Trio With Four Members
Zack Smith was two years into his jazz degree at North Texas State when the trumpet professor cornered him. You know, Zack, he intoned, You’re not very good. Have you considered switching your major to something like, oh, I don’t know... waste management? Crushed, Zack finished his degree in quiet anonymity, hoping that one day a group would come along that could understand and appreciate his love of game shows and T.V. theme songs. Now firmly entrenched as cornetist and accordionist for the DPT, Zack still earns less than most garbage men. Contact Zack
Andy Kochenour, tubist extraordinaire, studied at Indiana University of PA. Not content to be just another tuba jock, he jumped when the opportunity arose for him to serve his country in the military. Carrying his horn in one hand and Old Glory in the other, Andy battled dread communism throughout Europe, making the world a safer place for democracy and Sousa marches. With the fall of the Berlin Wall came the inevitable yearning for a greater challenge, so he traded in his fatigues and heeded the call of the DPT. Operating once again in the free world, Andy has a new challenge before him: giving new meaning to the phrase heavy metal.
Guitarist Chuck Underwood grew up in the DC area and built quite a musical reputation until he was captured and put into servitude by a hostile bar mitzvah band.  Fifteen years later he was rescued in a joint mission by the USMC and the DPT’s GPE program (Guitar Player Extraction).  Under cover of darkness and disco balls, Chuck was extracted in the middle of a hora set, replaced by a large cheese sculpture, and taken to the DPT training center where he was put through rigorous zydeco training.  Freed of the tyranny of “Motown” and “disco” medleys, Chuck is now using his immense talent to help show other guitar players the path to freedom.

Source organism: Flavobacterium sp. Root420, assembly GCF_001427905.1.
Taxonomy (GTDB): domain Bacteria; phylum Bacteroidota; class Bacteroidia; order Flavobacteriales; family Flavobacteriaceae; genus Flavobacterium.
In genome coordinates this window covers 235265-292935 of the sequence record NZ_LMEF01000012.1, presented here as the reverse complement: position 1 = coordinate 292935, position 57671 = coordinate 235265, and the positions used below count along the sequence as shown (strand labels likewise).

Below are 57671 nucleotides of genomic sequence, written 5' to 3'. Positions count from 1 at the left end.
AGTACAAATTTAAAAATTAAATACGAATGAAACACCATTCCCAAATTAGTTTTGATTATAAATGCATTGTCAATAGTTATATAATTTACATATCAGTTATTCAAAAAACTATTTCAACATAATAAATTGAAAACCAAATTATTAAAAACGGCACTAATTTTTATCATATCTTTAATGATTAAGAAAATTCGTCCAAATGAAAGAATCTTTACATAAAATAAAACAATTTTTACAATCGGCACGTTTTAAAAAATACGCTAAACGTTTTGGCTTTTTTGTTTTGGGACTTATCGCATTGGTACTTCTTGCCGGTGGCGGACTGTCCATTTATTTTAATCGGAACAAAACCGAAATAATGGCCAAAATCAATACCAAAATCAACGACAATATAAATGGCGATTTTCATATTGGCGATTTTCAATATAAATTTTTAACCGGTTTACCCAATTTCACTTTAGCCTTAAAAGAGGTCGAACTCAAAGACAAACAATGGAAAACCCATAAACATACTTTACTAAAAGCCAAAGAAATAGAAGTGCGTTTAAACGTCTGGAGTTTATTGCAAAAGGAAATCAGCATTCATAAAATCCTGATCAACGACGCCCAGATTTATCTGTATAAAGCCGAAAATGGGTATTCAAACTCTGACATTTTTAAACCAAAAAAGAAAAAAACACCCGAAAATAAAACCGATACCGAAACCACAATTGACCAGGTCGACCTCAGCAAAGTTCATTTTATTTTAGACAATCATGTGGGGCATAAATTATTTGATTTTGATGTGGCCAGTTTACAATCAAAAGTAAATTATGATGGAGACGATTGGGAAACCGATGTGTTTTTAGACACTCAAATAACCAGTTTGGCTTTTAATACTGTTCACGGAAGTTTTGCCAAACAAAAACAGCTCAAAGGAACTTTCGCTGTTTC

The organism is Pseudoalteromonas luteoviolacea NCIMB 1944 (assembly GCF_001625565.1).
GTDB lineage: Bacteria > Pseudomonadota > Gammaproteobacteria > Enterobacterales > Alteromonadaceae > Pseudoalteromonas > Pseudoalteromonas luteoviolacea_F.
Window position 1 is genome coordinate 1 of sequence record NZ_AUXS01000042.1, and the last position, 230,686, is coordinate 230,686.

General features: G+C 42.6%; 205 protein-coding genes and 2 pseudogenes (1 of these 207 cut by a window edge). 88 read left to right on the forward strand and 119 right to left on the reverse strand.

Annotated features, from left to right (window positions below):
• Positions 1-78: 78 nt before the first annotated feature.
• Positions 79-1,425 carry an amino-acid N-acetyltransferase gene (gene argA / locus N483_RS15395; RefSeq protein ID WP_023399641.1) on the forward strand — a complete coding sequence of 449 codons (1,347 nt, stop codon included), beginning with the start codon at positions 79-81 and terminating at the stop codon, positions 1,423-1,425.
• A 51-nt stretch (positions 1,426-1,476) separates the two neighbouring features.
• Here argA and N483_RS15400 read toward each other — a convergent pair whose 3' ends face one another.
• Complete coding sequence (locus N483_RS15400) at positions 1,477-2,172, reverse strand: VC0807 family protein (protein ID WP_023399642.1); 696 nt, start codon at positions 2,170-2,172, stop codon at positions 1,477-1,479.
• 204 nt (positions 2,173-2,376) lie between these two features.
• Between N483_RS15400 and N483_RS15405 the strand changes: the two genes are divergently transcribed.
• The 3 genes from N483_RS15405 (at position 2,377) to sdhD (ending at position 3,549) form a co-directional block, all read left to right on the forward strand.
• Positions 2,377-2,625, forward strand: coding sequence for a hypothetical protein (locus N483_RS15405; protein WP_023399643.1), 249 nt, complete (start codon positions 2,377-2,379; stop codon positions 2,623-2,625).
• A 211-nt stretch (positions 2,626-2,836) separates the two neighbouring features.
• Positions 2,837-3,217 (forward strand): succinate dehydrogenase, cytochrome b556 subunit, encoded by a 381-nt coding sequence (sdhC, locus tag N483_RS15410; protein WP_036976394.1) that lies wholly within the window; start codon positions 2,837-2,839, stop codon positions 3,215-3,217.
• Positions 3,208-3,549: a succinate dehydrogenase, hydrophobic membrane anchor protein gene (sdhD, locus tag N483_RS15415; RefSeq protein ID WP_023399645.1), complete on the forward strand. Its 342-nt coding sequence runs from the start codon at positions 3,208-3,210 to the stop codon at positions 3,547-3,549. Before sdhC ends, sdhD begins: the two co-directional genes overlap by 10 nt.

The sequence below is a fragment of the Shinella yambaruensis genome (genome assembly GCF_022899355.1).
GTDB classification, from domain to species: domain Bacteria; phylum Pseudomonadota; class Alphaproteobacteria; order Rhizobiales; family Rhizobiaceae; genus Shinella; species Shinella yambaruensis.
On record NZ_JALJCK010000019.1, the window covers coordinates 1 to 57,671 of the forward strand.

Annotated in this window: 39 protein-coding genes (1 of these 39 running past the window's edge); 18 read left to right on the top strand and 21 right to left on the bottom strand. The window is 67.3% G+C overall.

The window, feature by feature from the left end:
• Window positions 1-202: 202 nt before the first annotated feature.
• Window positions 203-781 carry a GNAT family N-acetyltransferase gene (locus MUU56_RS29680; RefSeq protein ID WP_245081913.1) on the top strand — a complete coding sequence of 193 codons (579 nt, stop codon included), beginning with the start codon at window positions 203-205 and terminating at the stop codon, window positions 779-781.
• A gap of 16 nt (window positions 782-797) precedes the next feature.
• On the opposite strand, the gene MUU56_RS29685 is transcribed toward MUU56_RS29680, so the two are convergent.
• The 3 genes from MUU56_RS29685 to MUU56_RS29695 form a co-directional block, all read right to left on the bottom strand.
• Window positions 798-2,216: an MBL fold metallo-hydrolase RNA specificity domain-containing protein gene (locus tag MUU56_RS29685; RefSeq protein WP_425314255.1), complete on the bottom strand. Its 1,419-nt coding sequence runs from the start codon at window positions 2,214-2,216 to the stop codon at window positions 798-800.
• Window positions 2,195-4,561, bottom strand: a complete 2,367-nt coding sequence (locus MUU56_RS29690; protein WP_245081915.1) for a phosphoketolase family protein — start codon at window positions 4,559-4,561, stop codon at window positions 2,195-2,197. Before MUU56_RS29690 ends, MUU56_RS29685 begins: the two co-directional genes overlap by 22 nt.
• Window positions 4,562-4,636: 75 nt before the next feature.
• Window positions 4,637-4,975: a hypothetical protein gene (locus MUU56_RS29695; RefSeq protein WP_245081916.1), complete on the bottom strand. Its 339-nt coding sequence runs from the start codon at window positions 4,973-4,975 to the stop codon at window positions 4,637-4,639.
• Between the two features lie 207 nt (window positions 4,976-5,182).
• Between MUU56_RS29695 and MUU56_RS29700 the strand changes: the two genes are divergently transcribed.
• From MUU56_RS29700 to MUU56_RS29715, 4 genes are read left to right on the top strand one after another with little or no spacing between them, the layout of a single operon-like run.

Drummer and resident film critic for the DPT, Byron McWilliams was always be counted on for his keen insight into matters both curious and irrelevant. A native of Annapolis, Maryland, Byron impressed his high school professors with his grasp of the theory of relativity (that is, the relative merits of playing R & B versus those of attending class). While his academic appearances were few, Byron made the most of his time spent outside the classroom, taking in important lessons by the likes of Pacino, Deniro, and Nicholson, shedding on his drums, and digging elaborate tunnels throughout the countryside. Unable to find a job as a film critic or a ditch digger, Byron realized that playing drums with the DPT was his true career path-- at least until Roger Ebert retires.

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Contact Info:

11007 Abbey Lane
Fredericksburg, VA 22407


Contact Zack: 540-374-9219 cell: 540-226-1604